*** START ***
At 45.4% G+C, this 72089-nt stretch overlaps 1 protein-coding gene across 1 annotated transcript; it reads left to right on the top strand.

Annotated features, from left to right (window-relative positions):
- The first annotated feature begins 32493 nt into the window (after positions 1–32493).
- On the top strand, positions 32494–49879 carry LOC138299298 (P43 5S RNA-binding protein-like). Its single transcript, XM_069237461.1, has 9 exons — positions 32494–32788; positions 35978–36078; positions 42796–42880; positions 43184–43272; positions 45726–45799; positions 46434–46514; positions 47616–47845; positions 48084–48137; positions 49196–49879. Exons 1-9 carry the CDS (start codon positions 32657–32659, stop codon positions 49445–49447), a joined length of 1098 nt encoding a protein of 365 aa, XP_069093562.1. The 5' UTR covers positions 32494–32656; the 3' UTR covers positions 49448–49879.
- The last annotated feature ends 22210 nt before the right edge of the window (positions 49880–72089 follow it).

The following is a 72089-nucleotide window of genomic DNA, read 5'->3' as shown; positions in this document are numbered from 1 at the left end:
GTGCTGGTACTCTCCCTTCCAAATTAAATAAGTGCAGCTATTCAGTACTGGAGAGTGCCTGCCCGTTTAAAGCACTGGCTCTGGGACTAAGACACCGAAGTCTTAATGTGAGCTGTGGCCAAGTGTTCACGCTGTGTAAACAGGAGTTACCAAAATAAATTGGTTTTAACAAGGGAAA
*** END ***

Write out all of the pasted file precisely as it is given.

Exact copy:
At 45.4% G+C, this 72089-nt stretch overlaps 1 protein-coding gene across 1 annotated transcript; it reads left to right on the top strand.

Annotated features, from left to right (window-relative positions):
- The first annotated feature begins 32493 nt into the window (after positions 1–32493).
- On the top strand, positions 32494–49879 carry LOC138299298 (P43 5S RNA-binding protein-like). Its single transcript, XM_069237461.1, has 9 exons — positions 32494–32788; positions 35978–36078; positions 42796–42880; positions 43184–43272; positions 45726–45799; positions 46434–46514; positions 47616–47845; positions 48084–48137; positions 49196–49879. Exons 1-9 carry the CDS (start codon positions 32657–32659, stop codon positions 49445–49447), a joined length of 1098 nt encoding a protein of 365 aa, XP_069093562.1. The 5' UTR covers positions 32494–32656; the 3' UTR covers positions 49448–49879.
- The last annotated feature ends 22210 nt before the right edge of the window (positions 49880–72089 follow it).

The following is a 72089-nucleotide window of genomic DNA, read 5'->3' as shown; positions in this document are numbered from 1 at the left end:
GTGCTGGTACTCTCCCTTCCAAATTAAATAAGTGCAGCTATTCAGTACTGGAGAGTGCCTGCCCGTTTAAAGCACTGGCTCTGGGACTAAGACACCGAAGTCTTAATGTGAGCTGTGGCCAAGTGTTCACGCTGTGTAAACAGGAGTTACCAAAATAAATTGGTTTTAACAAGGGAAA